Greenpeace says Nauru's banning of vessels from offloading their catch to a mothership is only the first step to stop illegal fishing in the Pacific.
Nauru has issued a blanket ban on transhipments in its exclusive economic zone, after an alleged illegal operation by a Taiwanese ship caught near its waters by Greenpeace last week.
The practice involves vessels transferring their catch to a bigger ship out at sea which allows them to stay in ocean fishing grounds for years on end and dodge mechanisms which monitor their catch.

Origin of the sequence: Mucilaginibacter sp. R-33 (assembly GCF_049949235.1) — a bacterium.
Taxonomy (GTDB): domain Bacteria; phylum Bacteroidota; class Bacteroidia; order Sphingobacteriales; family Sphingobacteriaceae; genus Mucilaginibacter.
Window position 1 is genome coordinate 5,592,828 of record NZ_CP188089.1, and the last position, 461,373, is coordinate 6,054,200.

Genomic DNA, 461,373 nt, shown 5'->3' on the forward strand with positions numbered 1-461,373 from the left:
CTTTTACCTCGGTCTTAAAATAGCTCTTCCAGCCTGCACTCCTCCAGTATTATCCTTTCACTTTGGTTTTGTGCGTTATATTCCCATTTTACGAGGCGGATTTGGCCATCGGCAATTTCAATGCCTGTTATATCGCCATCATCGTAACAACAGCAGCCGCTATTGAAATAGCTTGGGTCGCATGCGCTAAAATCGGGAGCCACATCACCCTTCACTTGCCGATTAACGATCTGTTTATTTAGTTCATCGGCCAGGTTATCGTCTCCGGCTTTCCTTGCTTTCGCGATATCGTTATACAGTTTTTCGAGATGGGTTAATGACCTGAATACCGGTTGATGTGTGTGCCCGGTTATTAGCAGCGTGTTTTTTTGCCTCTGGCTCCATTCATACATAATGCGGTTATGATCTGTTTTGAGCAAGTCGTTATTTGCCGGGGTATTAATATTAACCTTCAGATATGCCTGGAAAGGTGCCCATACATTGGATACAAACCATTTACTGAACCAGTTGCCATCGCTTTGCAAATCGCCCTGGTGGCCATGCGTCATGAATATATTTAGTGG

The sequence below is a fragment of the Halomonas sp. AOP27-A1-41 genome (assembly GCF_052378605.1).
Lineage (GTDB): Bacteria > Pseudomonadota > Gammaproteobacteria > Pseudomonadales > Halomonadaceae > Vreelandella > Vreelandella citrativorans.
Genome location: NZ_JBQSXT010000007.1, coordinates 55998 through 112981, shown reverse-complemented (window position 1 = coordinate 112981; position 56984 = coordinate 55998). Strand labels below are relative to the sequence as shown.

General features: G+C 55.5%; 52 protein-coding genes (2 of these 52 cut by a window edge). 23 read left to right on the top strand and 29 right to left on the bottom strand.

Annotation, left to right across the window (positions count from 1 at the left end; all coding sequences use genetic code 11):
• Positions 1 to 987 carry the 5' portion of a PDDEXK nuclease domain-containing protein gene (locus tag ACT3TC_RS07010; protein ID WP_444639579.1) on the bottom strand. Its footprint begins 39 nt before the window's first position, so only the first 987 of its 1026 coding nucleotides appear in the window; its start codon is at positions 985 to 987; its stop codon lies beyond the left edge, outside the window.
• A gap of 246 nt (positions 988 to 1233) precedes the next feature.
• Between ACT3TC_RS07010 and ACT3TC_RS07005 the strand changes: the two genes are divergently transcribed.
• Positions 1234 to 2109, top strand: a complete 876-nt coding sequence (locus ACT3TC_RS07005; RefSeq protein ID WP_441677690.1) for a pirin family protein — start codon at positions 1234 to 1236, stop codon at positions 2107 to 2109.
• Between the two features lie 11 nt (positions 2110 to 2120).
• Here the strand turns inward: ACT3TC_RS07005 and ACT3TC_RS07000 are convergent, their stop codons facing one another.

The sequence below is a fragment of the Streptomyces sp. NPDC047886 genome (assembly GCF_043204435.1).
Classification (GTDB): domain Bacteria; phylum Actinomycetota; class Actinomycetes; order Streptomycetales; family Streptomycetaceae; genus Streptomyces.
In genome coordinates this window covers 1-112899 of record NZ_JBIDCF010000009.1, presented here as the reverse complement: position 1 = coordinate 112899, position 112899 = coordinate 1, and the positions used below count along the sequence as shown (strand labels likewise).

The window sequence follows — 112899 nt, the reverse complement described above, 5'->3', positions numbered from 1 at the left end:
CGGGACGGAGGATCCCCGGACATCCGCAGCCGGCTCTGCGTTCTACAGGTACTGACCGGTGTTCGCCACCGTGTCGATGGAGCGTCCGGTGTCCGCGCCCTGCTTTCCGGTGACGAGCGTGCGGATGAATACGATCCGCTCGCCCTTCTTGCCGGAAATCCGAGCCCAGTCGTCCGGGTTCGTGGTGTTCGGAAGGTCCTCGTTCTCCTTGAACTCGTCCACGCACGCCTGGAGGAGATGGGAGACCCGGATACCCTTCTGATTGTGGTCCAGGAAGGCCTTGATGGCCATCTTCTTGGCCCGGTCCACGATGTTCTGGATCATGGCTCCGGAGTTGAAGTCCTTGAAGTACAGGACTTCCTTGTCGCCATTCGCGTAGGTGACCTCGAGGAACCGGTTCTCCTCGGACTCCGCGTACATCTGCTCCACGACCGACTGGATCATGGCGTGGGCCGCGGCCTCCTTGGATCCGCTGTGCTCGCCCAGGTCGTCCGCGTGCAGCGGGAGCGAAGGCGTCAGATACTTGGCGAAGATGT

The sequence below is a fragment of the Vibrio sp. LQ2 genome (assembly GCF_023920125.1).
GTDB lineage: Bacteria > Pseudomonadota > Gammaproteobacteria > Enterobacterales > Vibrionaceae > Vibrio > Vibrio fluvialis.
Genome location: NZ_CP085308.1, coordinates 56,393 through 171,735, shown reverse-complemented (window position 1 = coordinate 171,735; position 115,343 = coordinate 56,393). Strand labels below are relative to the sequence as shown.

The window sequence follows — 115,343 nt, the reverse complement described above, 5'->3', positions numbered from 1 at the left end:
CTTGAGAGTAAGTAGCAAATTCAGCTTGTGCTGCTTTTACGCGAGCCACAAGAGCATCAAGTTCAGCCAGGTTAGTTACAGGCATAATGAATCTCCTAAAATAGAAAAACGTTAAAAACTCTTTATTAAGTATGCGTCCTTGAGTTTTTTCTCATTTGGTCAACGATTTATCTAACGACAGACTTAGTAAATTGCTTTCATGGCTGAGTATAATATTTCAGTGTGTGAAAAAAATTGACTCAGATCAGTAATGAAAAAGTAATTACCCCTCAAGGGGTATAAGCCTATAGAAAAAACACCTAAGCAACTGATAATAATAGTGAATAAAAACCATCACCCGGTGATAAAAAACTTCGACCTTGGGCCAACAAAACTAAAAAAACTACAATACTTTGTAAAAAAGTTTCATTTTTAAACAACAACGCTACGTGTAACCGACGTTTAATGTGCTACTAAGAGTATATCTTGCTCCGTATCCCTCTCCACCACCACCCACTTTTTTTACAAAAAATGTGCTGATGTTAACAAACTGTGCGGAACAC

A Greenpeace campaigner with the Rainbow Warrior II, Lagi Toribau, says banning the practice is the right move, but Pacific nations lack the resources to properly monitor the practice.
"One of the Pacific Island nations, that's Kiribati, their entire national waters is well over three million square kilometres of ocean, that's bigger than the continental USA if you put it in, and they only have one patrol boat."
Mr Toribau says some of the countries also do not have enough fuel to power their patrol boats.
He says support from neighbouring countries such as Australia, New Zealand, the United States and Taiwan to monitor fishing is encouraging, but Pacific countries also need to recognise the bargaining power of their ocean resources and impose harsher restrictions on fishing vessels.